I would recommend this movie; I just like that it’s a different take on the vampire lore.  You see the loneliness Abby feels, the isolation she has gone through, and you see who she attaches herself to, and how that person always ends up dying.  Who knows what number caretaker Richard Jenkins was…  (Who by the way was awesome!)
What I liked about Abby’s character was how she put herself in danger in order to impress Owen, like the Now and Later scene, but I wonder if she did that with Caretaker #1?  That in a way makes me feel bad because she probably has done this so many times that she knows how to get an emotional reaction out of people. That’s more manipulative than she was made out to be.
And that actually plays on the title because the original one is “LET THE RIGHT ONE IN” because she would choose the right person to let into her world or that you have a choice.  This is just “LET ME IN”, and that title seems more forceful, which goes along with what you said about Abby being manipulative.
Then I wonder if it was Matt Reeves’s intention to focus on that aspect. It’s weird because it’s the same actions she did in the original, yet I didn’t get the manipulative impression.
In major difference is the American version didn’t show that she was really a boy like the original did.  Personally, I liked that.
Well she’s a boy, that’s the whole thing, that’s explained in the book. And his origins were in the colonial times and for some reason he was castrated.  Why did you like that aspect being left out?
I don’t think movie going audiences are mature to handle that situation, and I don’t want the movie ruined because someone thinks it’s funny. It might be an American audience thing, but you just couldn’t show that scene in a mainstream movie. You have to be so careful to put that in there with the right tone and the right pacing for that to come across and for people not to laugh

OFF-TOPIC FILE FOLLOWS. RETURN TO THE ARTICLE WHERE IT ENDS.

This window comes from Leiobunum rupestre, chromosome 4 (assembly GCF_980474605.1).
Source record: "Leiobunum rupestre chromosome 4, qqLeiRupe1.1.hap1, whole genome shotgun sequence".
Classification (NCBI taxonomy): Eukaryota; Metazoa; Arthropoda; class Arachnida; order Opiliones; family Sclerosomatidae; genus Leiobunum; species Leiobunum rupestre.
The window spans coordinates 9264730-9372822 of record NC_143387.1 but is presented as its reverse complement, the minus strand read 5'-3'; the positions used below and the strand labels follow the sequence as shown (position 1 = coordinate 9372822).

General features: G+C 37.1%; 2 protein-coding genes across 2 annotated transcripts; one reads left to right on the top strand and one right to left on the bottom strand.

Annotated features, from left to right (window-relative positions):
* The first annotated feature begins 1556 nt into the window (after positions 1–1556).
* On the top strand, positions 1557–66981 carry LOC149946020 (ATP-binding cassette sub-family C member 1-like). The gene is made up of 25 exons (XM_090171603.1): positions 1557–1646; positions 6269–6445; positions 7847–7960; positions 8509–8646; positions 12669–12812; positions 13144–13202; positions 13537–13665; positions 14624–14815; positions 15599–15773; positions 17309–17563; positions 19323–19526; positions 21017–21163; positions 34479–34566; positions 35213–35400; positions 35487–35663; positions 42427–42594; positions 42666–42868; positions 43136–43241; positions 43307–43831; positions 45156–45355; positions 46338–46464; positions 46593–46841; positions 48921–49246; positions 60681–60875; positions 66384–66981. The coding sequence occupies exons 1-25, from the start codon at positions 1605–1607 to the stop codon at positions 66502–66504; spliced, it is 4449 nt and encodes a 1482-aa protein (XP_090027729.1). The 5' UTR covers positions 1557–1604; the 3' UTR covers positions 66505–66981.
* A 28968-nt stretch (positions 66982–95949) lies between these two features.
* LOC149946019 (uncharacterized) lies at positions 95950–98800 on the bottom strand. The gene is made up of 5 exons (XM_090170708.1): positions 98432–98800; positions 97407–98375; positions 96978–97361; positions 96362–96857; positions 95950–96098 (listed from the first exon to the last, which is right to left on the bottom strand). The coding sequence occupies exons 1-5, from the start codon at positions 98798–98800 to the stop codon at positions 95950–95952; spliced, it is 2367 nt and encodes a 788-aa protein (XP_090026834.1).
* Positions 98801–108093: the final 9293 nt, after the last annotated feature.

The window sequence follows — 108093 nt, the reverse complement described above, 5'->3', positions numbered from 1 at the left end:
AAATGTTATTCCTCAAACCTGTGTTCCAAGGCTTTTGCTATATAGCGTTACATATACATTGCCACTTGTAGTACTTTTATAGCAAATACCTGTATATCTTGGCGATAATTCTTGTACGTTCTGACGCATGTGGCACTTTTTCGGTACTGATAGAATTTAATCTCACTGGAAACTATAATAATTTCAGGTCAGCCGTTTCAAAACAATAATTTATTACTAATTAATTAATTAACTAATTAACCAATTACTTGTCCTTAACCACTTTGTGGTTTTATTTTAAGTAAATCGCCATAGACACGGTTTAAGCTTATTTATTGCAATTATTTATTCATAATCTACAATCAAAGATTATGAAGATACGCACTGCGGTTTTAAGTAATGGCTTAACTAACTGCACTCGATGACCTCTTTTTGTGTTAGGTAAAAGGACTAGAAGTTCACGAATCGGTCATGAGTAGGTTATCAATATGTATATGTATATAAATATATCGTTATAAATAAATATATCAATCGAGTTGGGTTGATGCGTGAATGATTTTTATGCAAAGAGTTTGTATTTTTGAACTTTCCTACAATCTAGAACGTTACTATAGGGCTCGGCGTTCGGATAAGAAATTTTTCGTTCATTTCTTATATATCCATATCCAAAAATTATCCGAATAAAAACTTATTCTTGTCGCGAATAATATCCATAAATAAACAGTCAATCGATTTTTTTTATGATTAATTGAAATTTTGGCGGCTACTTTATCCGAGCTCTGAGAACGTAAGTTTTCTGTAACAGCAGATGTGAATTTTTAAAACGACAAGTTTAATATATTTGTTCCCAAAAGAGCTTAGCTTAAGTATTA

That bugs me a little that people aren’t mature enough for that.
I don’t think you lost anything by not having it in there.  All that matters is she’s a vampire, and unfortunately, if they had kept it, then you would’ve had to deal with a story of two 12 year old boys falling in love, and unfortunately, America can’t handle it either. Most people are just not ready for that
And yet that’s exactly what they’re seeing
If they choose to see it that way.
My counter argument is that this is a very specifically made movie. You’re going to get people that like indie-horror or high concept horror, and in order to be on board you have to be open to things.  So, even though you’re right nothing was lost by not having it there, I think that the audience that this was targeted for, cause let’s face it this movie is not gonna make a ton of money, would have respected the story.  I feel that it’s already too brainy for a lot of people. So I
figure if you make it brainy, you might as well throw that in there.

Conclusion: It’s a very worthy adaptation of the original Swedish LET THE RIGHT ONE IN.  There are some stylistic differences that show Matt Reeves’ skills that were not apparent with CLOVERFIELD. There are elements of the story that are changed completely to varying effects, ie the opening sequence. The actors in this movie are superior to the original movie with special kudos to Chloe Grace Moretz and Kodi Smit-McPhee for showing skill far eyond their years.  It is highly recommended for high concept-horror fans and anyone that isn’t afraid to get a different take on the vampire genre.